BLOGGING THE STARWOOD BRAND
Starwood isn't the only hotel company patrons comment on online. On the web, particularly on travel sites, comments about hotel experiences span praise to the far side of snide. But Starwood may be the only hotel brand to spawn an independent site that is essentially a blog, www.starwoodlobby.com. Corporate swears it's coincidence that John Paasonen and John Herbold started starwoodlobby just about the time Starwood launched www.thelobby.com, its own corporate blog.
Paasonen, 27, and Herbold, 26, are frequent travelers working toward a master's degree in business administration at Duke University in Durham, NC. They stay at Starwoods whenever they can.
“If I'm in a location where it's convenient and I find something that is priced accordingly, I'm not diehard to the extent that a Starwood is the only place I'll stay,” says Herbold, a recent patron of the Westin Casuarina Las Vegas Hotel, Casino & Spa. “But I certainly do whatever I can to find a Starwood hotel.”
“We put ourselves in the bucket of fanatical Starwood guests,” says Paasonen, a Starwood Preferred Guest. “We created the site as a community for other frequent Starwood guests to share experiences. There wasn't a business purpose behind it.”
These Millennials don't censor their site; if guests see recurring problems with hotels, they'll write about them, and “if Starwood can learn from those become a better company because of them, that's fantastic,” Paasonen says.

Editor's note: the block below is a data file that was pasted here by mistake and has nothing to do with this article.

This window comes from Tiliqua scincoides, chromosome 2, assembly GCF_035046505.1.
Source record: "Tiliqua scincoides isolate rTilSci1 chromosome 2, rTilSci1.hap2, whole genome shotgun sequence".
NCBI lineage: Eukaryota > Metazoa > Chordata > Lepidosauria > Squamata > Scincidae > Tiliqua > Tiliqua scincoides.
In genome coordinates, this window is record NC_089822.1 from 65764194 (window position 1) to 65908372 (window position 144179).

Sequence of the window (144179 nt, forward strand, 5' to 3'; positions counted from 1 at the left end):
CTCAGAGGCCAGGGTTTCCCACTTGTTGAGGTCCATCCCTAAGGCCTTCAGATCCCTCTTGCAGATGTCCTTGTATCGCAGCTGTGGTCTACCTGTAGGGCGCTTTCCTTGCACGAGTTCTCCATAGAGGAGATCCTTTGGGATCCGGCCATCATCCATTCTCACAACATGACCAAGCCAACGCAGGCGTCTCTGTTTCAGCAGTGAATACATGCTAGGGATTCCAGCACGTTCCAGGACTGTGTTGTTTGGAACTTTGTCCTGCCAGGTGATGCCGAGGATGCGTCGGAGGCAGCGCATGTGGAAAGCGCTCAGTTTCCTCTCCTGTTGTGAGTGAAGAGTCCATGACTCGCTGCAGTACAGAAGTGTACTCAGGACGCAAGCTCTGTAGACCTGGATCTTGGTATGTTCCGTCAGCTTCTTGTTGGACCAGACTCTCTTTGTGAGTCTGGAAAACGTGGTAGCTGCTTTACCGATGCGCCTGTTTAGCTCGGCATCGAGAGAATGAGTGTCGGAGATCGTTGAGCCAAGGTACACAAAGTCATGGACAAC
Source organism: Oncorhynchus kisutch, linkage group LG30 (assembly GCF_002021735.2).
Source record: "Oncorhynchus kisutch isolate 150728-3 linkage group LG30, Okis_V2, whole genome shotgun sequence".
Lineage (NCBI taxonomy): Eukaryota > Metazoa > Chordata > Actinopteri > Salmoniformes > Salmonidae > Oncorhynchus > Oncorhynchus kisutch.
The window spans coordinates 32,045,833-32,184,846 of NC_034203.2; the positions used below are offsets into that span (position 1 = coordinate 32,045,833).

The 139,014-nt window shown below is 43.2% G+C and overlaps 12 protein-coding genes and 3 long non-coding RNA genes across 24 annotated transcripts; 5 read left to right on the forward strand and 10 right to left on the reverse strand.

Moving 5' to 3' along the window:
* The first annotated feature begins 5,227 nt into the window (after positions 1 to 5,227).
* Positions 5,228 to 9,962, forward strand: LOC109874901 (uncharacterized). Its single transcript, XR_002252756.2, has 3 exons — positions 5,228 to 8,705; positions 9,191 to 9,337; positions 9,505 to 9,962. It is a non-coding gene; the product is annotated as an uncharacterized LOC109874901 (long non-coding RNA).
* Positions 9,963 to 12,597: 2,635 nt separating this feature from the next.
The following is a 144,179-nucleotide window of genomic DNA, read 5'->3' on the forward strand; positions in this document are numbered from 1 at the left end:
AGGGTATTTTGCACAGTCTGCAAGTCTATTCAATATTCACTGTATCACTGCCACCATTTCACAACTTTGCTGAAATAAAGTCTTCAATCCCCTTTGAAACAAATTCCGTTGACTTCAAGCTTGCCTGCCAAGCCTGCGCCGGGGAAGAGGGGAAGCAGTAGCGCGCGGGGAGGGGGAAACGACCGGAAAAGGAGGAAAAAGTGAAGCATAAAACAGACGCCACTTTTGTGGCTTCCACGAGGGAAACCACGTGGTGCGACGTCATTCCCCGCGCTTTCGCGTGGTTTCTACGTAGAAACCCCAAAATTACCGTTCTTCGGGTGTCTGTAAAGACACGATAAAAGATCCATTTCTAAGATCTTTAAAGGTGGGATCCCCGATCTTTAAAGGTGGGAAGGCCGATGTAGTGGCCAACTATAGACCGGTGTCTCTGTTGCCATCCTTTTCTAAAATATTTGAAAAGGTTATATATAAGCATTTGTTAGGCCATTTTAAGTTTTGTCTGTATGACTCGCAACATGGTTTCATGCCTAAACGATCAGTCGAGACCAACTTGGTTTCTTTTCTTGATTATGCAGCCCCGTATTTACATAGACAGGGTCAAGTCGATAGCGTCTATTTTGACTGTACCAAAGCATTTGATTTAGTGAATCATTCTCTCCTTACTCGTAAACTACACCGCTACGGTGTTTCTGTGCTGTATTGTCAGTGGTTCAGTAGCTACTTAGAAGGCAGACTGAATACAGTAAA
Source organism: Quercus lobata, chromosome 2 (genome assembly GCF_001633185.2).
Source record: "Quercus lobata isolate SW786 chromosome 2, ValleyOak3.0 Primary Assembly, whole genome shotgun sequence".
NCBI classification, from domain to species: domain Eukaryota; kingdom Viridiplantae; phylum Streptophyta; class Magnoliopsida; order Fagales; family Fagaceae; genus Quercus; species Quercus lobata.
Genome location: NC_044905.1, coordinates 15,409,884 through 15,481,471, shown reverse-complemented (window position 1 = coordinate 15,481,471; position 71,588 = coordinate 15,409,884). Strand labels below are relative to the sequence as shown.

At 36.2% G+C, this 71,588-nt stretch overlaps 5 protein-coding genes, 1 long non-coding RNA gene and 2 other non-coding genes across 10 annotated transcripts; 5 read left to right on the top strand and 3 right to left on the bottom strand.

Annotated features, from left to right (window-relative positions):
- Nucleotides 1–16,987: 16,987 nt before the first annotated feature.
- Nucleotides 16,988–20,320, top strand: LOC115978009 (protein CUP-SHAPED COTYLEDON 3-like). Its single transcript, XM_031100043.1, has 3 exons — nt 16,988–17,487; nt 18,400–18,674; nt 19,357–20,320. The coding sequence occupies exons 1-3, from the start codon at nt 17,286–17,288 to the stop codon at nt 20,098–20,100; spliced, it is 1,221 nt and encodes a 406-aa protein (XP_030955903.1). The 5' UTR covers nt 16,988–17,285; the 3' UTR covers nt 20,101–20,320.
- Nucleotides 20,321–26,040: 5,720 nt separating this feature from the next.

The impetus behind starwoodlobby is “the emphasis on brand that Starwood has within its different lines,” Herbold says. “Customers of these Starwood properties share the same feelings and enthusiasms for the brand.” Paasonen says the fact that there are W types and Westin types speaks to the branding success of Starwood, whose CEO is Steven Heyer, a former Coca-Cola president. “He's all about brand,” Herbold says. “Very few other companies in the hotel space do this well.”
Robin Korman, vice president of loyalty marketing for Starwood, says the only connection between the-lobby.com and starwoodlobby.com is “we all love Starwood. We had started to evolve our blog concept six or eight months ago and about the time we were ready to launch, we read some post saying they loved Starwood and had started a blog and come visit.” A mutual admiration has evolved.
“Clearly, blogs are huge, and we felt there was an opportunity to have a different interaction with members than through our transactional site,” Korman says of thelobby. “There's a whole experiential relationship one can have with a member that didn't seem right or appropriate on the transactional site; it would have seemed added on.”
Thelobby pays independent travel writers for copy about Starwood experiences; these journalists come up with story ideas, tailoring their pieces to certain Starwood guidelines. But Starwood doesn't micromanage, Korman says.
Adding to the swell of good press for thelobby is starwoodlobby. This makes Korman happy.
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